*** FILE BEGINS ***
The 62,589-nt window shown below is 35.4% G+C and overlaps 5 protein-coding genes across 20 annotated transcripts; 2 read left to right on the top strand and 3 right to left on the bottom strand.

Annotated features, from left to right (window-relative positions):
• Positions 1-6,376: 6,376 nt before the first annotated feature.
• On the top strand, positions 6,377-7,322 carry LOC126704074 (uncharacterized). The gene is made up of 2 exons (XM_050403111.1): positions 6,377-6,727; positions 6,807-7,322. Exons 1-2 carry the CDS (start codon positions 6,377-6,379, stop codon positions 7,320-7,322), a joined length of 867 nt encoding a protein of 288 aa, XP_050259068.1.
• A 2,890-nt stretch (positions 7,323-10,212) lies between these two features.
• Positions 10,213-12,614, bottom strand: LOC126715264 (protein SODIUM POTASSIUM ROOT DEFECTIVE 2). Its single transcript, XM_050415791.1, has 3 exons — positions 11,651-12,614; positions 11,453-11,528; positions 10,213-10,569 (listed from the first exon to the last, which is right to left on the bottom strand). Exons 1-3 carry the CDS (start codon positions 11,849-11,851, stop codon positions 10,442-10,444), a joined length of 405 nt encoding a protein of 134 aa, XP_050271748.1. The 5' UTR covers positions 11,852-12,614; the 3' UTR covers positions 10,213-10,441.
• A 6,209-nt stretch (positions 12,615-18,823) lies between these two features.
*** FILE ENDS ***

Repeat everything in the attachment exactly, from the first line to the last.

The 62,589-nt window shown below is 35.4% G+C and overlaps 5 protein-coding genes across 20 annotated transcripts; 2 read left to right on the top strand and 3 right to left on the bottom strand.

Annotated features, from left to right (window-relative positions):
• Positions 1-6,376: 6,376 nt before the first annotated feature.
• On the top strand, positions 6,377-7,322 carry LOC126704074 (uncharacterized). The gene is made up of 2 exons (XM_050403111.1): positions 6,377-6,727; positions 6,807-7,322. Exons 1-2 carry the CDS (start codon positions 6,377-6,379, stop codon positions 7,320-7,322), a joined length of 867 nt encoding a protein of 288 aa, XP_050259068.1.
• A 2,890-nt stretch (positions 7,323-10,212) lies between these two features.
• Positions 10,213-12,614, bottom strand: LOC126715264 (protein SODIUM POTASSIUM ROOT DEFECTIVE 2). Its single transcript, XM_050415791.1, has 3 exons — positions 11,651-12,614; positions 11,453-11,528; positions 10,213-10,569 (listed from the first exon to the last, which is right to left on the bottom strand). Exons 1-3 carry the CDS (start codon positions 11,849-11,851, stop codon positions 10,442-10,444), a joined length of 405 nt encoding a protein of 134 aa, XP_050271748.1. The 5' UTR covers positions 11,852-12,614; the 3' UTR covers positions 10,213-10,441.
• A 6,209-nt stretch (positions 12,615-18,823) lies between these two features.